Marketing doesn't exist without brands, so why are creatives so dismissive of their clients' needs? Our Global ECD argues for a new focus in creative services…
The fear of change is instinctive. The current (and decade-old) state of turmoil you’ll find your average (more experienced) creative in, comes from watching all the certainty of why we’re needed, disappearing into a brief for a 2s programmatic bumper ad.
“No one understands the power of creativity anymore,” we wail into the sleeves of our overpriced French workman’s overshirts. “No one wants to do proper ads with proper budgets…” we scream at our iPad Pros with all the angst of an artist on a hilltop waving her fists at the sky.
The truth is I don’t have that angst. Well, not the ‘you don’t understand me’ kind. Because, if I’m seeing change coming at our industry like a fibre-optic freight train, then I can only imagine what it’s like for my clients. If creativity seems to be less and less relevant, then what about marketing?
Advertising as we know it is over
Having lived in an income-bloated swagger for decades, the sad fact is that many agencies have forgotten their clients altogether. The big implosion the network agencies are experiencing is really just them realigning to what their clients really want, while trying to maintain a fee structure that keeps their shareholders happy. (Spoiler alert: I’m not sure this is possible.)
But what’s most important for me in all this change is that clients are beginning to come first: Clients who just want to sell their products and services to people who didn’t know they needed it. Clients who, in the face of high speed, heavyweight change, really want to sell stuff by spending the smallest amount possible required to successfully sell their stuff.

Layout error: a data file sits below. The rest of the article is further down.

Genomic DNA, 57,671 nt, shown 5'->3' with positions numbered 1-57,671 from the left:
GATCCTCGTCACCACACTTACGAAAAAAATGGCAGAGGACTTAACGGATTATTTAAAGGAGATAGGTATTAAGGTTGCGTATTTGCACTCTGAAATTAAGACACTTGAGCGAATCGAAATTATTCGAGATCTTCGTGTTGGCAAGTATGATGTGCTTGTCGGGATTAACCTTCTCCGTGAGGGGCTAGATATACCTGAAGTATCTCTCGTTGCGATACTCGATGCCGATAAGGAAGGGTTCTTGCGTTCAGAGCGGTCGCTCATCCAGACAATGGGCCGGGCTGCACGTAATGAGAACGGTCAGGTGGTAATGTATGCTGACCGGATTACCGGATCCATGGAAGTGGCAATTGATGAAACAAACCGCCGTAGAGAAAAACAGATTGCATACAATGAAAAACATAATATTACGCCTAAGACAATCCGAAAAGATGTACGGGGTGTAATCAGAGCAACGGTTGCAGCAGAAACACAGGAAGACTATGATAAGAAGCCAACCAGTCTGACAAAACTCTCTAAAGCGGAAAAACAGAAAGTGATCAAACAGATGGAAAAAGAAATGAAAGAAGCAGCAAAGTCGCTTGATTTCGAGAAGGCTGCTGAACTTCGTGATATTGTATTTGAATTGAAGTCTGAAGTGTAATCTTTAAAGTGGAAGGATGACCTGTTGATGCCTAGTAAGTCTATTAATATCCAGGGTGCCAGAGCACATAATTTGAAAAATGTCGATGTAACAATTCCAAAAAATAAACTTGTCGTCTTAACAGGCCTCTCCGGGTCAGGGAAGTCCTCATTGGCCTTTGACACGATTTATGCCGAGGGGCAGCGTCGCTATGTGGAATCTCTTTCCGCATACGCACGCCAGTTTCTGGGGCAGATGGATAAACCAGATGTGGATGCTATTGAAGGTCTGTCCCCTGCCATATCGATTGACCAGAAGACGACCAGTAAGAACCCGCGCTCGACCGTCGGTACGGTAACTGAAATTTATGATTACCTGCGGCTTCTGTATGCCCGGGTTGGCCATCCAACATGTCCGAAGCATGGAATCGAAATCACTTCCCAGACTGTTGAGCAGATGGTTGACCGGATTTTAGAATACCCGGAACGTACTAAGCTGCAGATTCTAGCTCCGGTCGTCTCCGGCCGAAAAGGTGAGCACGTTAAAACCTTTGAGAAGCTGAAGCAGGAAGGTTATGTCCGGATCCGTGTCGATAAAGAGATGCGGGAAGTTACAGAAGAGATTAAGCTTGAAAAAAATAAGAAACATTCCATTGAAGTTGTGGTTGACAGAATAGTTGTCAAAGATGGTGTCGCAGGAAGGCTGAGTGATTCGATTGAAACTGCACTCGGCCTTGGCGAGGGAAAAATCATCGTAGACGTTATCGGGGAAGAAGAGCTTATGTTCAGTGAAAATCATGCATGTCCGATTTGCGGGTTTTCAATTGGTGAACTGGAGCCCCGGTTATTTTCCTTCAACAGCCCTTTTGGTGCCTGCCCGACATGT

When you’ve spent 100yrs and / or $500bn making your product or developing your service, the twitching comes between the cost of advertising it and the price to pay if you don’t.
As a creative, I’m not surprised clients are looking at what we do and questioning why it takes so long and costs so much. With computing power doubling in speed and halving in cost every two years for the last 45 years, clients understandably expect to see speed and savings coming in on a similar trajectory from their suppliers.
Over the same period, advertising has simply hobbled along under the same methodology and hefty profit margin.
So the ‘faster’ and the ‘cheaper’ aren’t just nice-to-have quips to throw into conversation – we are often contractually obliged to be cheaper and faster every year. We’re good at it and I’m very proud of it.